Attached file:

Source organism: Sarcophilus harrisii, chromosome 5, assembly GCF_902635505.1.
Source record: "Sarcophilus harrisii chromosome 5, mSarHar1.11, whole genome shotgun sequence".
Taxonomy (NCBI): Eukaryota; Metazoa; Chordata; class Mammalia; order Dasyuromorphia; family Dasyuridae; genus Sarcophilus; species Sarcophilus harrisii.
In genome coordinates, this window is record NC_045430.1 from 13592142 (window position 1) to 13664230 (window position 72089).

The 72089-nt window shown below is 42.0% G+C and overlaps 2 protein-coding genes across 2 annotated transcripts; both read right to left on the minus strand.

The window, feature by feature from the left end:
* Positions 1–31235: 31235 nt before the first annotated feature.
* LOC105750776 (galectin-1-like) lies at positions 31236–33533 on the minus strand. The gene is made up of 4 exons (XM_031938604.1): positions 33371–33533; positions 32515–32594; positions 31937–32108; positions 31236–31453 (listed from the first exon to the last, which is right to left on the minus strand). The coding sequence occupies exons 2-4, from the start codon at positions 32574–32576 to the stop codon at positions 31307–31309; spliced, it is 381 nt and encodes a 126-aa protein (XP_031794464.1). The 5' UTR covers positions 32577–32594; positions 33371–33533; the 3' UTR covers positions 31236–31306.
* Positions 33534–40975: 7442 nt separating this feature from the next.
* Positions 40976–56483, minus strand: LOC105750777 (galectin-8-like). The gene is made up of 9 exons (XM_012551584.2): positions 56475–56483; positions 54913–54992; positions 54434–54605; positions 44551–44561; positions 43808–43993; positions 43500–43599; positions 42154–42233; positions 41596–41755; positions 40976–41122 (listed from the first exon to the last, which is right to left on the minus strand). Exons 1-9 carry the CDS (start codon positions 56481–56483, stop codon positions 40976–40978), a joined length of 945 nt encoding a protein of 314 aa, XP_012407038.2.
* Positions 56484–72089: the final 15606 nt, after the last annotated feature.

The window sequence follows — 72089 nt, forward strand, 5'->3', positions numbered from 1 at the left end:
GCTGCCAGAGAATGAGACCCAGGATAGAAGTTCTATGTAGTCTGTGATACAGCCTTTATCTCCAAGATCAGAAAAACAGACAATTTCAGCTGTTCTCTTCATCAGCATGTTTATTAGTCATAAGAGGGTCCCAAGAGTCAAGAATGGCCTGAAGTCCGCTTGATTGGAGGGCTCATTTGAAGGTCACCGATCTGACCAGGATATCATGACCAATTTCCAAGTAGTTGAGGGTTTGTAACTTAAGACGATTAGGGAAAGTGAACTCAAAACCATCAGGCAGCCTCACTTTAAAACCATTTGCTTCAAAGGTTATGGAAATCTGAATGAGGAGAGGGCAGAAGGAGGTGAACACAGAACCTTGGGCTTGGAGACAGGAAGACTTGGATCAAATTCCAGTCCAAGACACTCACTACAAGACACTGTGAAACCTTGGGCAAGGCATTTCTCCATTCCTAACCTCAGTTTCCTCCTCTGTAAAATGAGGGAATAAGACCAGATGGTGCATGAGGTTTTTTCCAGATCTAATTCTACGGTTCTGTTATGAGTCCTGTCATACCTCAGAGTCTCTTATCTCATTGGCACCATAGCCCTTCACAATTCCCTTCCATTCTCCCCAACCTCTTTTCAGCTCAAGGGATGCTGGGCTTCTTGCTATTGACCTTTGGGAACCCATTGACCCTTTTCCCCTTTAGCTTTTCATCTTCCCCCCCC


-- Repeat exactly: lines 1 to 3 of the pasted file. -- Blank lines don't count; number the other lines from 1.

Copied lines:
Source organism: Sarcophilus harrisii, chromosome 5, assembly GCF_902635505.1.
Source record: "Sarcophilus harrisii chromosome 5, mSarHar1.11, whole genome shotgun sequence".
Taxonomy (NCBI): Eukaryota; Metazoa; Chordata; class Mammalia; order Dasyuromorphia; family Dasyuridae; genus Sarcophilus; species Sarcophilus harrisii.